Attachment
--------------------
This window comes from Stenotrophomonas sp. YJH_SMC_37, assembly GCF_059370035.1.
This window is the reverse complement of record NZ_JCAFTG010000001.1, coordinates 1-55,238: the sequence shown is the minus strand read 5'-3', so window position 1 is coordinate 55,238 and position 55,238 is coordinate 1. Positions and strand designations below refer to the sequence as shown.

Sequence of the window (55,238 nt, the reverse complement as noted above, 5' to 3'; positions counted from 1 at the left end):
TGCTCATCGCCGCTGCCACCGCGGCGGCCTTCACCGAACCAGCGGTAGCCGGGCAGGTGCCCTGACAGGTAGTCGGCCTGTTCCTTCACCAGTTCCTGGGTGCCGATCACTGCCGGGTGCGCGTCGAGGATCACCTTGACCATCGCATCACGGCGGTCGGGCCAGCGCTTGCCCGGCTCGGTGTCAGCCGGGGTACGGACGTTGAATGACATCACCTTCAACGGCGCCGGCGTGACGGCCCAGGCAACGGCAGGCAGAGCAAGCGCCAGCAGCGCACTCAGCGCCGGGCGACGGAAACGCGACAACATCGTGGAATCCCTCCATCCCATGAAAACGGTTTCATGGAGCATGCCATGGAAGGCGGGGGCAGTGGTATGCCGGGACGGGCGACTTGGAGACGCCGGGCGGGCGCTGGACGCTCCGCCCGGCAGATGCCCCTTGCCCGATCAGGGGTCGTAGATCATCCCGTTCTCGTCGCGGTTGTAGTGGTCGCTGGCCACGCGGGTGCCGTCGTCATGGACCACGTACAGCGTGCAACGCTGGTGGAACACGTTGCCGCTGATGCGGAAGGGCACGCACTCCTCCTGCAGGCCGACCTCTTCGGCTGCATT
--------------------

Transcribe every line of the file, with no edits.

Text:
This window comes from Stenotrophomonas sp. YJH_SMC_37, assembly GCF_059370035.1.
This window is the reverse complement of record NZ_JCAFTG010000001.1, coordinates 1-55,238: the sequence shown is the minus strand read 5'-3', so window position 1 is coordinate 55,238 and position 55,238 is coordinate 1. Positions and strand designations below refer to the sequence as shown.

Sequence of the window (55,238 nt, the reverse complement as noted above, 5' to 3'; positions counted from 1 at the left end):
TGCTCATCGCCGCTGCCACCGCGGCGGCCTTCACCGAACCAGCGGTAGCCGGGCAGGTGCCCTGACAGGTAGTCGGCCTGTTCCTTCACCAGTTCCTGGGTGCCGATCACTGCCGGGTGCGCGTCGAGGATCACCTTGACCATCGCATCACGGCGGTCGGGCCAGCGCTTGCCCGGCTCGGTGTCAGCCGGGGTACGGACGTTGAATGACATCACCTTCAACGGCGCCGGCGTGACGGCCCAGGCAACGGCAGGCAGAGCAAGCGCCAGCAGCGCACTCAGCGCCGGGCGACGGAAACGCGACAACATCGTGGAATCCCTCCATCCCATGAAAACGGTTTCATGGAGCATGCCATGGAAGGCGGGGGCAGTGGTATGCCGGGACGGGCGACTTGGAGACGCCGGGCGGGCGCTGGACGCTCCGCCCGGCAGATGCCCCTTGCCCGATCAGGGGTCGTAGATCATCCCGTTCTCGTCGCGGTTGTAGTGGTCGCTGGCCACGCGGGTGCCGTCGTCATGGACCACGTACAGCGTGCAACGCTGGTGGAACACGTTGCCGCTGATGCGGAAGGGCACGCACTCCTCCTGCAGGCCGACCTCTTCGGCTGCATT